Defensively, Stanford’s David Shaw didn’t choose to go with the battering ram attack. Four of the Cardinal’s five scores came via the pass. The first series, a playaction to McCaffrey allowed Remound Wright to slip out of the backfield for an easy score. Cajuste posted up Cole Luke for the second score. Devin Butler’s worst play of the game cost the Irish a score when Michael Rector slipped out of an easy tackle and waltzed into the end zone. And a nice design had Austin Hooper sliding out late, only to see Max Redfield trip up Jaylon Smith and the Cardinal get another easy score.
The wrong side of the stripes. Just about everybody in the press box expected offensive pass interference to be called when Cajuste stiff-armed Devin Butler as they chased down a long pass. Instead, Butler got called for 15 yards and there was a gigantic swing to the game.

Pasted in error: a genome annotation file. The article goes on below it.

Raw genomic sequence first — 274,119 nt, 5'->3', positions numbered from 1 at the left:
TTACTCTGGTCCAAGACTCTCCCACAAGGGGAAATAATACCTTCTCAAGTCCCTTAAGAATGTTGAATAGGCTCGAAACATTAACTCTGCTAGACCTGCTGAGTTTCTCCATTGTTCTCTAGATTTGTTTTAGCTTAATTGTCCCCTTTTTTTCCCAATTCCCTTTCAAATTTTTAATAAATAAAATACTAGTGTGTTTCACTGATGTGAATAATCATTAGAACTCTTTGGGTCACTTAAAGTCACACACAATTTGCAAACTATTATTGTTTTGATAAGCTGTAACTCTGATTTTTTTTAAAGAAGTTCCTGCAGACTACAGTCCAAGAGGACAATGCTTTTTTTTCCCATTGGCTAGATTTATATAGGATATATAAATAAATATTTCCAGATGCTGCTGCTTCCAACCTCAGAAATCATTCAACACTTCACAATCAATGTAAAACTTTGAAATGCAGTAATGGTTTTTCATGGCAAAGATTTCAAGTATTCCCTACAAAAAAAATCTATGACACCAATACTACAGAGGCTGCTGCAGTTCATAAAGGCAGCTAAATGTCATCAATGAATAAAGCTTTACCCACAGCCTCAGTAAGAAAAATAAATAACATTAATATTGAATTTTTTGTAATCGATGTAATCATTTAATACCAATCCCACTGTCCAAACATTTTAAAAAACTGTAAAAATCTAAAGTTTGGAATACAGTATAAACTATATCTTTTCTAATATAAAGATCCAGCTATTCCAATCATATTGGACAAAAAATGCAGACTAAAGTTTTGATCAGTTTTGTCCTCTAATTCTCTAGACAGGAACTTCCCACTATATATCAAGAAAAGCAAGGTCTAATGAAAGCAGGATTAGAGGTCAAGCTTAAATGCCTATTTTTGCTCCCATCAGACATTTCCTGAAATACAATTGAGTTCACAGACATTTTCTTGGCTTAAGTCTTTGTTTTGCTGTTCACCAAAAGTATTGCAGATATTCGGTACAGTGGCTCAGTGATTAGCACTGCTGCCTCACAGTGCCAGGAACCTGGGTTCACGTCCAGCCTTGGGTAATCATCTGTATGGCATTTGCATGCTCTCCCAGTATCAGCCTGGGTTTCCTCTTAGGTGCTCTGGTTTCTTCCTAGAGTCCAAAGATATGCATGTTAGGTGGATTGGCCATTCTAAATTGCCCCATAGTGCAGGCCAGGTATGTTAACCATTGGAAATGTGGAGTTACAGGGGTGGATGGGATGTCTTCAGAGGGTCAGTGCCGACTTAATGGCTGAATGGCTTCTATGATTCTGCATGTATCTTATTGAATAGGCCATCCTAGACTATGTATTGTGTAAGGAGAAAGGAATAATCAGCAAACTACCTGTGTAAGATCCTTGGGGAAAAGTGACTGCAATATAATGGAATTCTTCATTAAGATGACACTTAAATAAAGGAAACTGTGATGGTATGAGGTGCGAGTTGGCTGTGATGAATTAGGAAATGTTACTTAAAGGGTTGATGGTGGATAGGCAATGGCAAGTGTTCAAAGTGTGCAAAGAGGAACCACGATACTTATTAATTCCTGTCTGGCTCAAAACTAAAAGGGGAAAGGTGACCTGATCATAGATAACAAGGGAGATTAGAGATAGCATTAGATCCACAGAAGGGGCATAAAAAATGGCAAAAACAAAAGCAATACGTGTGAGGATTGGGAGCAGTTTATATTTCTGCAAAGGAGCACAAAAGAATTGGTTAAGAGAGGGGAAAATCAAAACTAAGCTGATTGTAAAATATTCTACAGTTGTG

Notre Dame got the tough end of the officiating on Saturday night, called for six penalties and 65 yards while Stanford was only flagged once for five yards. From way above the play I saw multiple times where a Cardinal offensive linemen kicked off the line a split-second early. The refs somehow didn’t. I also thought Sheldon Day drew his share of holds that stayed in the pocket.
It’s crying over spilt milk. And there certainly wasn’t any shadowy conspiracy theory. But that’s a tough break—especially if refs are flagging snap infractions early and missing basic procedural calls later.